Potter Wasp Delta Hottentottum

Potter wasps and mason wasps come from the family Eumenidae, Order:Hymenoptera. This one’s scientific name is Delta Hottentottum. They are currently treated as a subfamily of paper wasps (vespidae). They are distinguishable from paper wasps by their long mandibles, that cross over each other when not in use. These wasps are diverse in nest building. They may either use existing cavities (such as beetle tunnels in wood, abandoned nests of other hymenoptera or even man-made holes like old nail holes and even screw shafts on electronic devices) that they modify in several degrees, or they construct their own either underground or exposed nests. When a cell (it’s home) is completed, the adult wasp typically collects beetle larvae, spiders or caterpillars and, paralyzing them, places them in the cell to serve as food for a single wasp larva. These wasps don’t often sting, but if they do, it’s said to be equivalent to a bee sting and people can have allergic reactions to them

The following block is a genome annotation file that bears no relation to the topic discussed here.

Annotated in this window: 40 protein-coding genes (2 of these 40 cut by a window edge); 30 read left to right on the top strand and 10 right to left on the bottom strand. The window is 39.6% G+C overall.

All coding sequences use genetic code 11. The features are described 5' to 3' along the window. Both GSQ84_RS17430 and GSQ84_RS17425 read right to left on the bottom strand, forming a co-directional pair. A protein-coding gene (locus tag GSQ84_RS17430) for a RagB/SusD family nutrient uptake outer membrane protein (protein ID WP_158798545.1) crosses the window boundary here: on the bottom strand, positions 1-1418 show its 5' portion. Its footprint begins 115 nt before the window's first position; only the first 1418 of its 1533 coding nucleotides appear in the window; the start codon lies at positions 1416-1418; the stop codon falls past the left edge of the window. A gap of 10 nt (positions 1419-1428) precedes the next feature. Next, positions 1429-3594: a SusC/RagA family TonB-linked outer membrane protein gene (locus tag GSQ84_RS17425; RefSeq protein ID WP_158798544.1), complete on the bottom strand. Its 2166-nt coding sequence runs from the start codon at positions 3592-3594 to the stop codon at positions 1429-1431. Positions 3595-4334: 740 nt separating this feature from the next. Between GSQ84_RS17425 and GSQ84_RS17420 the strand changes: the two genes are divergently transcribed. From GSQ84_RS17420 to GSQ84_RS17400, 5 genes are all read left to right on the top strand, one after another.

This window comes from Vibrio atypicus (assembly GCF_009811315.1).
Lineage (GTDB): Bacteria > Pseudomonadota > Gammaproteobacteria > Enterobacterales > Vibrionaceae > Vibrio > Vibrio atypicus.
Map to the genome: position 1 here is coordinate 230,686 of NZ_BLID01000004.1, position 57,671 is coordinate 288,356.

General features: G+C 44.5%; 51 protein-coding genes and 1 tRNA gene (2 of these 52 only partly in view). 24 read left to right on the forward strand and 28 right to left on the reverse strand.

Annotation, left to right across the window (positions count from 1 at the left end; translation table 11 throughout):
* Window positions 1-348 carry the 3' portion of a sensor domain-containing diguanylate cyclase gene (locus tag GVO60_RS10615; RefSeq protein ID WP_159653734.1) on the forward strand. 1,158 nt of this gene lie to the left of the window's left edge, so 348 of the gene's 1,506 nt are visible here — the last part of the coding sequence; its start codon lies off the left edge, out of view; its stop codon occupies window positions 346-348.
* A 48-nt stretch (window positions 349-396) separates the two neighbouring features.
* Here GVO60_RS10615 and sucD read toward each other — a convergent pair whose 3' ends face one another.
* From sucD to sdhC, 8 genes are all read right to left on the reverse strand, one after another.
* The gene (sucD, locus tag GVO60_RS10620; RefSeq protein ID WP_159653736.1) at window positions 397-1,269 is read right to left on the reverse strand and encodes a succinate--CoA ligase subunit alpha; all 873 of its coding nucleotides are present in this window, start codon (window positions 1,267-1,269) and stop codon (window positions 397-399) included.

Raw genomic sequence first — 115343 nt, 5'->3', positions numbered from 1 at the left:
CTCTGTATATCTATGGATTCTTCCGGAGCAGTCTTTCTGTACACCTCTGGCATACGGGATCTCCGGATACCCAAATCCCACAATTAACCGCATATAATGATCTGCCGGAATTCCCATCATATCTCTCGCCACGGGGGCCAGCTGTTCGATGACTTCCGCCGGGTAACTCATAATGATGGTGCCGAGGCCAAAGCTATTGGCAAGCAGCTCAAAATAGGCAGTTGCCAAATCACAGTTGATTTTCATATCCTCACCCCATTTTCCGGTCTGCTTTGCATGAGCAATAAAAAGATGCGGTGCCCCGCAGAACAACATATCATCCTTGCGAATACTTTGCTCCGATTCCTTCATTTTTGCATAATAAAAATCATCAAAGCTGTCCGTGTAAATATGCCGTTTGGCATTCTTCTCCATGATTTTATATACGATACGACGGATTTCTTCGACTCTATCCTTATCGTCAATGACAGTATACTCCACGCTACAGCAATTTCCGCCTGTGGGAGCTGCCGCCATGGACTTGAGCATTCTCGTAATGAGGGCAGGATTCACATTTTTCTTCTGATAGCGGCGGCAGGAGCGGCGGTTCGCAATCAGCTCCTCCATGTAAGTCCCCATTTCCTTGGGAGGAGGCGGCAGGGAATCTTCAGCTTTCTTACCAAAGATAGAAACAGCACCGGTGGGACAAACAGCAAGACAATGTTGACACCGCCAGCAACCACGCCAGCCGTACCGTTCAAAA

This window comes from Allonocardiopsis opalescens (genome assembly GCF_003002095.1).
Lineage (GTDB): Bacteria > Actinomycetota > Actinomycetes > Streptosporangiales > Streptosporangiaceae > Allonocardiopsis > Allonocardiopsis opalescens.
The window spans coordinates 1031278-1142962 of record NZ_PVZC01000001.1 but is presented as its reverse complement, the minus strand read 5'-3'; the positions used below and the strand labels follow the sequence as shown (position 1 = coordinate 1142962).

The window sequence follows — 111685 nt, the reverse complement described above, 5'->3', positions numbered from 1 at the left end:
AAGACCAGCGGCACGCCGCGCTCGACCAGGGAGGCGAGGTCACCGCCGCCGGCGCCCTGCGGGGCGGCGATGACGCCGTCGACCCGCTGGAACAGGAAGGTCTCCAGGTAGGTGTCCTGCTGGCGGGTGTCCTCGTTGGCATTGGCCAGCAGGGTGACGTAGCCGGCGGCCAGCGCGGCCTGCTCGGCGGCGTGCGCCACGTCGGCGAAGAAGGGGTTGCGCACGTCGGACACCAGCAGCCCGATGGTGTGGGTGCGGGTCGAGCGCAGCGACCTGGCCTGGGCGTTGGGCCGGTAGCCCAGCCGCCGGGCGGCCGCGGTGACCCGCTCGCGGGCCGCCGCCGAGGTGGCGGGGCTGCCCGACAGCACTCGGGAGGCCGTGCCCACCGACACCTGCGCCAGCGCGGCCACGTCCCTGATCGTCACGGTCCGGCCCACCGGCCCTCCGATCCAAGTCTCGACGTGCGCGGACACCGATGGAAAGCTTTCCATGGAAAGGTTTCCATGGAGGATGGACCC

Thanks Zane for this photo.

Delta Hottentottum - Potter Wasp

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